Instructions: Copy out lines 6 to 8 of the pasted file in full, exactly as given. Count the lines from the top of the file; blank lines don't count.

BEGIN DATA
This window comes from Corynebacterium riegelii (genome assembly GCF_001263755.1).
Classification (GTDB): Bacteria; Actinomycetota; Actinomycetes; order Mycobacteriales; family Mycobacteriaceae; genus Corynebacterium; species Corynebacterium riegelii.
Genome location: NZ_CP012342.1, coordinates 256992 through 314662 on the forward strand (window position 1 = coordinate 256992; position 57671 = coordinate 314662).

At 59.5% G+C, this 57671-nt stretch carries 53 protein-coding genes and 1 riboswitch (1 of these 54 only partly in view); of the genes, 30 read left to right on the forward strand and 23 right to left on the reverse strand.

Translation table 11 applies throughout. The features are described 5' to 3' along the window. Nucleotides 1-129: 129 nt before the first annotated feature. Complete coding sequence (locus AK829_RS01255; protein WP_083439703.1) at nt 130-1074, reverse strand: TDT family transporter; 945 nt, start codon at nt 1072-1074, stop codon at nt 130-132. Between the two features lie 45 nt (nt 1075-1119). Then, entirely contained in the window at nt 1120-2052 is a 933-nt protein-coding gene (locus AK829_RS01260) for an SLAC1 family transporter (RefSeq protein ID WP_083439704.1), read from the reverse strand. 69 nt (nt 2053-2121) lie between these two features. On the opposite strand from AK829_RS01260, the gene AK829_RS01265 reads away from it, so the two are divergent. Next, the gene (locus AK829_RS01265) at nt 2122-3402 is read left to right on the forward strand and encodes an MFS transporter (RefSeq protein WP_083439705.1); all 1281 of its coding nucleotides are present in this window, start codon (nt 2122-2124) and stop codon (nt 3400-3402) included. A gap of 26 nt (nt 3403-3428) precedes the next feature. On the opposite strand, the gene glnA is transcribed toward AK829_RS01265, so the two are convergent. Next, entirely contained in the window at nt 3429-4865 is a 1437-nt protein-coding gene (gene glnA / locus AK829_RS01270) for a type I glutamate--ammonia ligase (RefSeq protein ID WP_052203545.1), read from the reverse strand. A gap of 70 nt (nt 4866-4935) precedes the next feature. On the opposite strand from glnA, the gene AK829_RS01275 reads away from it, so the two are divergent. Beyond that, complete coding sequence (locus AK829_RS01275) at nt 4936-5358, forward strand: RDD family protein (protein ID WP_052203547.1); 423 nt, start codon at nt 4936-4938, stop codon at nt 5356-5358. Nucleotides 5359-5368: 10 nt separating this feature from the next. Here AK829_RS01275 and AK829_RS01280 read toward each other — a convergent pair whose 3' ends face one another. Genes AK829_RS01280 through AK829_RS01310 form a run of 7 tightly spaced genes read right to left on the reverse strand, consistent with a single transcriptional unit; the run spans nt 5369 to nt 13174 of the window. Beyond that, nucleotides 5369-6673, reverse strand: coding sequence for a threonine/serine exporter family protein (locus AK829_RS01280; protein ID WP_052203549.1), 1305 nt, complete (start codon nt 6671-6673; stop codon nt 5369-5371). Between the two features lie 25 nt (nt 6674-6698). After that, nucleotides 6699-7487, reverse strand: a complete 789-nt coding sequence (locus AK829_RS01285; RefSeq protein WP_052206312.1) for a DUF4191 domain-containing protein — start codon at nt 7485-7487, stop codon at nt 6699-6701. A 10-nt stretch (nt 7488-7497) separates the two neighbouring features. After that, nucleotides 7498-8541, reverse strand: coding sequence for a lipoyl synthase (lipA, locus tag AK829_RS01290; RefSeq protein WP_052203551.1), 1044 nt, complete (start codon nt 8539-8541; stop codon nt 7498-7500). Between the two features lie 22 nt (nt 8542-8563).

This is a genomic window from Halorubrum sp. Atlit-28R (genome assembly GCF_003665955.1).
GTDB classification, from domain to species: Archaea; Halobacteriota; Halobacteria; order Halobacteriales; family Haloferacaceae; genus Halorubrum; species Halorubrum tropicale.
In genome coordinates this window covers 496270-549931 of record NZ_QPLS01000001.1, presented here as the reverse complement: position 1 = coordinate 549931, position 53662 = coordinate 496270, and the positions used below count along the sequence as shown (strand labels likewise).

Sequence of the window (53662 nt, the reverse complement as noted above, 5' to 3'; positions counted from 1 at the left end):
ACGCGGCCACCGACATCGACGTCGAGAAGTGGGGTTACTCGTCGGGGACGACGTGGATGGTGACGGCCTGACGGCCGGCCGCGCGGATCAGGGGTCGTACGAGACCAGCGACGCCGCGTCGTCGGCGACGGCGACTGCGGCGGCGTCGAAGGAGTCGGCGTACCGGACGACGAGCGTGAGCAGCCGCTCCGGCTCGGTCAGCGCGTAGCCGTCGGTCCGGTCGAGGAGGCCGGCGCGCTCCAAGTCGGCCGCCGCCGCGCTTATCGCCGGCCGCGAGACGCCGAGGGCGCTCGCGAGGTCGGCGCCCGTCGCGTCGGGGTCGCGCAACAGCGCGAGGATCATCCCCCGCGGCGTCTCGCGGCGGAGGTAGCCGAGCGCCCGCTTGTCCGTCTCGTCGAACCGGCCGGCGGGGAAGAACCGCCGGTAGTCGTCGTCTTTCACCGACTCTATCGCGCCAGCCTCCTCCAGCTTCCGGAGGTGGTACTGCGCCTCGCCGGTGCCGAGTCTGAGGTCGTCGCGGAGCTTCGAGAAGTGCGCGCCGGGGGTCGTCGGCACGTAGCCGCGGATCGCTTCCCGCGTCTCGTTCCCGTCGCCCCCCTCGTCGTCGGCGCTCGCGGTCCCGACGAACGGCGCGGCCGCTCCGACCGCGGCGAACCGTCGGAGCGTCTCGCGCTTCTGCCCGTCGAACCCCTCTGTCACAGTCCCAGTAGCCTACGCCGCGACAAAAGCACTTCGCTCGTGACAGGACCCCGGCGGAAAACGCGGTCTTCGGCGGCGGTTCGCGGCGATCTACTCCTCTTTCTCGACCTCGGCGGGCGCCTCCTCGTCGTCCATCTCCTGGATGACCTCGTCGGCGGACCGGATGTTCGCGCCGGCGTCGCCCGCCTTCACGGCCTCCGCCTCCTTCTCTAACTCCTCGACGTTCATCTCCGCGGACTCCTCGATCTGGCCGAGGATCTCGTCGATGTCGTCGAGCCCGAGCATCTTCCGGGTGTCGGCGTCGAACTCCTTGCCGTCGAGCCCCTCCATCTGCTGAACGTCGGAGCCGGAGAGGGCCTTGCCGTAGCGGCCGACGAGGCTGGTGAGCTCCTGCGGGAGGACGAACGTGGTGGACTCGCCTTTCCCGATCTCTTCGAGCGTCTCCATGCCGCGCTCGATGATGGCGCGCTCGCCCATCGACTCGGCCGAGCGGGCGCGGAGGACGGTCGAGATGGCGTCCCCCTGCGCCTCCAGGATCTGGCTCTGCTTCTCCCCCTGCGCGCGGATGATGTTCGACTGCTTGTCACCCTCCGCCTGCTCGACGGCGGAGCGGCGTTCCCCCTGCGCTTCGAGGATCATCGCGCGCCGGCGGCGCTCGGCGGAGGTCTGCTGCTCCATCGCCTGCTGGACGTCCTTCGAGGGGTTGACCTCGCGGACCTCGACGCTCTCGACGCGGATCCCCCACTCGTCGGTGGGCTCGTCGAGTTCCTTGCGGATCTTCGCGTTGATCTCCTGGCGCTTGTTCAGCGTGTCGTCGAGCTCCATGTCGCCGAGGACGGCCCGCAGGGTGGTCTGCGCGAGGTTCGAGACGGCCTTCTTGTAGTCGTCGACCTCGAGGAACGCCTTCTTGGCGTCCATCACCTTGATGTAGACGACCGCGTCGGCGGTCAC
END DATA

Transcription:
This is a genomic window from Halorubrum sp. Atlit-28R (genome assembly GCF_003665955.1).
GTDB classification, from domain to species: Archaea; Halobacteriota; Halobacteria; order Halobacteriales; family Haloferacaceae; genus Halorubrum; species Halorubrum tropicale.
In genome coordinates this window covers 496270-549931 of record NZ_QPLS01000001.1, presented here as the reverse complement: position 1 = coordinate 549931, position 53662 = coordinate 496270, and the positions used below count along the sequence as shown (strand labels likewise).